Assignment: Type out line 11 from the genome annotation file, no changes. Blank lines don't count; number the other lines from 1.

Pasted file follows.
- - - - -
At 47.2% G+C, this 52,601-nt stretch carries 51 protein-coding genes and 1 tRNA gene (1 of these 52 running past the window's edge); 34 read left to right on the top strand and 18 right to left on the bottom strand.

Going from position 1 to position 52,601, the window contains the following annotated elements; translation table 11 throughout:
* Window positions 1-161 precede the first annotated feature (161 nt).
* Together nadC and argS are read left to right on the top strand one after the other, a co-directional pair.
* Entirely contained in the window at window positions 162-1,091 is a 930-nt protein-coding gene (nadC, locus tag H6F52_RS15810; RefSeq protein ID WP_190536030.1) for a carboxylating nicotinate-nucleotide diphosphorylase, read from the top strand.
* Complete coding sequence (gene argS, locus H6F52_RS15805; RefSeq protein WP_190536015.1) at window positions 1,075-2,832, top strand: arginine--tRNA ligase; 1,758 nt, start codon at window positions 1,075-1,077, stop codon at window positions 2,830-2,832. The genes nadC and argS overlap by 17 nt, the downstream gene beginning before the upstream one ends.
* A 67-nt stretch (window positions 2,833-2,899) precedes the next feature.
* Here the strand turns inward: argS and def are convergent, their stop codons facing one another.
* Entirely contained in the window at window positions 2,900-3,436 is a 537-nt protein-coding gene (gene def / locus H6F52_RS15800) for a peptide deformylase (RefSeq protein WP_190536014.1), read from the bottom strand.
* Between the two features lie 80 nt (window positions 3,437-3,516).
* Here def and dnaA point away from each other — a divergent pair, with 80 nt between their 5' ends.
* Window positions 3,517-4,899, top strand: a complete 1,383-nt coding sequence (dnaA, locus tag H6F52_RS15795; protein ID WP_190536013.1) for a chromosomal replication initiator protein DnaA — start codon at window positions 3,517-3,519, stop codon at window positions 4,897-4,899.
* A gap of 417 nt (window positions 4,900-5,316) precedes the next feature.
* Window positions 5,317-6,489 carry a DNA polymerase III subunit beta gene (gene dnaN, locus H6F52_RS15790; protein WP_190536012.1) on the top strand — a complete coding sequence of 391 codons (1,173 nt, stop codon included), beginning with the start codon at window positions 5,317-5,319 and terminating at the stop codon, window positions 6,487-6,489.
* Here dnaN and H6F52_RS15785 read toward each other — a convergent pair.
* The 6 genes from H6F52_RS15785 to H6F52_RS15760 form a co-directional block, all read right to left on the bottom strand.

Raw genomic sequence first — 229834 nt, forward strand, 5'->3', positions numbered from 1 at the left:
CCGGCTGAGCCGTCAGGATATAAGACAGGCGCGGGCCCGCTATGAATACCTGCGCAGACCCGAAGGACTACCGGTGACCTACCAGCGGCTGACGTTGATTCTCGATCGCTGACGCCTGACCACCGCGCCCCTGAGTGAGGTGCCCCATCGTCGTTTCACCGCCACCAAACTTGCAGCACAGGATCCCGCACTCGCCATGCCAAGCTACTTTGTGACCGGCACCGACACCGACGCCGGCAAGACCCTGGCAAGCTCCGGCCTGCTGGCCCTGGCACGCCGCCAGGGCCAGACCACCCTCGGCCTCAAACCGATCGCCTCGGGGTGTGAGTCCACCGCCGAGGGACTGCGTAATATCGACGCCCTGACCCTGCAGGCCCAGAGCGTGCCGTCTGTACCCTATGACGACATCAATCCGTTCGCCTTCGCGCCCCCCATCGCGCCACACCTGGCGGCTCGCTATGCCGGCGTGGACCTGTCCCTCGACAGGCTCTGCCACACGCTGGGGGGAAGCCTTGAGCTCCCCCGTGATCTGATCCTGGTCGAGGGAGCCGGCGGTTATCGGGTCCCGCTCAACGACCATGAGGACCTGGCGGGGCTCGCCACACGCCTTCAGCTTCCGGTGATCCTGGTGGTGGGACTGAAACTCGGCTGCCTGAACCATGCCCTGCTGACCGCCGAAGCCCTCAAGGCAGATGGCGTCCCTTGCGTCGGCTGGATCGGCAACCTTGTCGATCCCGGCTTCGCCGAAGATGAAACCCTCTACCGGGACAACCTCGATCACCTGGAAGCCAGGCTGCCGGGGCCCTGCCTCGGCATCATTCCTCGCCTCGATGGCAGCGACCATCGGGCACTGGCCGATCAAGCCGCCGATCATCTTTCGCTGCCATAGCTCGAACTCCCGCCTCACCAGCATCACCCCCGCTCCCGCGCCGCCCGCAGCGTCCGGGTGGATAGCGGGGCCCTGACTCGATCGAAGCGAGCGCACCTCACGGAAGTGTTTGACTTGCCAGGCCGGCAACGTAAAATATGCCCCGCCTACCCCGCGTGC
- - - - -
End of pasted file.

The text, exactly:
* Here def and dnaA point away from each other — a divergent pair, with 80 nt between their 5' ends.